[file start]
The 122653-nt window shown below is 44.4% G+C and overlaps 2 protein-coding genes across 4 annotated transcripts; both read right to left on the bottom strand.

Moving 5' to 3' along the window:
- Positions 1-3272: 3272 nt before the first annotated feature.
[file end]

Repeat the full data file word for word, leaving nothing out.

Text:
The 122653-nt window shown below is 44.4% G+C and overlaps 2 protein-coding genes across 4 annotated transcripts; both read right to left on the bottom strand.

Moving 5' to 3' along the window:
- Positions 1-3272: 3272 nt before the first annotated feature.